COVID-19 research briefs: Case fatality ratio due to COVID-19 appears to be declining

Daily POEMs

Published: 2020-12-12 © 2020 John Wiley & Sons, Inc.

Clinical question
How has the case fatality ratio due to COVID-19 changed since March 2020?

Bottom line
The case fatality rate due to COVID-19 seems to be declining, but it's unclear whether this is caused by more testing, a demographic shift toward younger patients, or better treatment. (LOE = 2c)

Reference
Horwitz LI, Jones SA, Cerfolio RJ, et al. Trends in COVID-19 risk-adjusted mortality rates. J Hosp Med. Published online October 21, 2020. doi: 10.12788/jhm.3552.

Study design: Cohort (retrospective)

Setting: Population-based

Synopsis
Research Brief #71: Case fatality ratios appear to be declining from what they were in March and April, 2020. However, it isn't clear whether this is due to more testing, a demographic shift toward younger patients, or better treatment. These authors at New York University Langone Health gathered data on admissions of adults hospitalized with laboratory-confirmed SARS-CoV-2 infection between March 1 and August 31, 2020, with mortality data available through October 8, 2020. They developed a multivariate model for mortality that included age, sex, race, tobacco use, the presence of each of 9 comorbidities, and admission oxygen saturation, D-dimer, serum ferritin, and C-reactive protein levels. They used this model to calculate the expected number of deaths given the patient mix for each month, compared that with the actual number of deaths to calculate standardized mortality ratios (SMRs), and applied the SMR to the overall mortality to calculate adjusted mortality rates for each month. They used a second approach that calculates the average marginal effects in a model that included the month, and determined the percent difference in mortality between March and the months that followed. The authors found that the SMR decreased from 1.26 in March to 0.38 in August, and the adjusted mortality rate decreased from 25.6% in March to only 7.6% in August. The calculation using the average marginal effect had similar results. Thus, after adjusting for patient factors and severity of illness on admission, it appears that improvements in treatment may be related, probably due to a combination of factors such as the use of corticosteroids and anticoagulants, less aggressive use of mechanical ventilation and proning during ventilation, a lower burden on the critical care system, and (possibly) the use of remdesivir and convalescent plasma.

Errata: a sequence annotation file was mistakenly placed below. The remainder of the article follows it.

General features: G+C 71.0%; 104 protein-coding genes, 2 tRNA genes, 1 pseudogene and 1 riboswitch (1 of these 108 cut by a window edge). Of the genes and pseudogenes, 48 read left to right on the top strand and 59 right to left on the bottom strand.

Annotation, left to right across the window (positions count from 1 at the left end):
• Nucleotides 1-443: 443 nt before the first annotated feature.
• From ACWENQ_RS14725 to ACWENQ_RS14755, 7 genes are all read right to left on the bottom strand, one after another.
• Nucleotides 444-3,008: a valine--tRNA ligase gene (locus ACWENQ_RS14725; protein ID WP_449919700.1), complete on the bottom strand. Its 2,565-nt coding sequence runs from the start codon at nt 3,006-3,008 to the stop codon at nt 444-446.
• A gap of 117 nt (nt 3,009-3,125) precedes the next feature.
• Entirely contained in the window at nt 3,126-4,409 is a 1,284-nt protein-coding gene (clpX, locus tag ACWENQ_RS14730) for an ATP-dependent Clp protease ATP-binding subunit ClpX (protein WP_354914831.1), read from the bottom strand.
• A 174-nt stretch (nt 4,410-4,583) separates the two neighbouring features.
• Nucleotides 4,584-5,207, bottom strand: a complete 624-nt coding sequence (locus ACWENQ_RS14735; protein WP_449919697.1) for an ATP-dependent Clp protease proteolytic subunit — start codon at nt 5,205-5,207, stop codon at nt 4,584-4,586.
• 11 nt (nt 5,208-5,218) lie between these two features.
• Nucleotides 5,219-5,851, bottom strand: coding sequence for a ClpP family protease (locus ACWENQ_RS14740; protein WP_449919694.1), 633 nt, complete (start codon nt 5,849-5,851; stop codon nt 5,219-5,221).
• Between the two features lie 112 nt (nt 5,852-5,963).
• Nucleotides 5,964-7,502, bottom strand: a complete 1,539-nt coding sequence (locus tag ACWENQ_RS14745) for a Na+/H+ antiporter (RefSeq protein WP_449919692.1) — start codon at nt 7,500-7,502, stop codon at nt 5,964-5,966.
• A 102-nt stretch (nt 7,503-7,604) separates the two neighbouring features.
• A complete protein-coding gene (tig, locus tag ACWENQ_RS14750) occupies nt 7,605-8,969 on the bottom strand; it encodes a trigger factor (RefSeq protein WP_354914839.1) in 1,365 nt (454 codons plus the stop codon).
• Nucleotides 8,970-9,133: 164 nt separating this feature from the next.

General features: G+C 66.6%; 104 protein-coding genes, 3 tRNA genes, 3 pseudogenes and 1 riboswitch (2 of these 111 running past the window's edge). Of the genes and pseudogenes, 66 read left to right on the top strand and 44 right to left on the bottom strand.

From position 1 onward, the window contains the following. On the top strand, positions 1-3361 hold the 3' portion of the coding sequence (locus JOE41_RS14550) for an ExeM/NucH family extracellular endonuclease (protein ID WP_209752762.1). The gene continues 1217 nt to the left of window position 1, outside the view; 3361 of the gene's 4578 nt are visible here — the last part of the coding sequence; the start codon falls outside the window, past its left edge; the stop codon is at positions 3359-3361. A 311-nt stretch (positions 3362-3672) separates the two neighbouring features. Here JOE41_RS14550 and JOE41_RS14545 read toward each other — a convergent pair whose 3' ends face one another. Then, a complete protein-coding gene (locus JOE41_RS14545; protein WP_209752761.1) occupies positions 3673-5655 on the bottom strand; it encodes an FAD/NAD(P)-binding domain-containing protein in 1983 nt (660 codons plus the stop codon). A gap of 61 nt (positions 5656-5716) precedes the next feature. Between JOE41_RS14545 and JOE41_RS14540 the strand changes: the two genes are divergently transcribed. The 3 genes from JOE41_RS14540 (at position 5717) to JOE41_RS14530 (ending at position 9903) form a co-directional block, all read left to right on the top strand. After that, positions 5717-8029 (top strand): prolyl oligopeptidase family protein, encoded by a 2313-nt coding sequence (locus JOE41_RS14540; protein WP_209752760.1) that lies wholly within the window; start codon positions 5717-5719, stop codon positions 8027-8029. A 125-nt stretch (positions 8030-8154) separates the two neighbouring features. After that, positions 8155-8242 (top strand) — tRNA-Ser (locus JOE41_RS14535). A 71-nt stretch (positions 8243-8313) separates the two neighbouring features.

Mark H. Ebell, MD, MS
Professor
University of Georgia
Athens, GA

Copyright © 2020 John Wiley & Sons, Inc.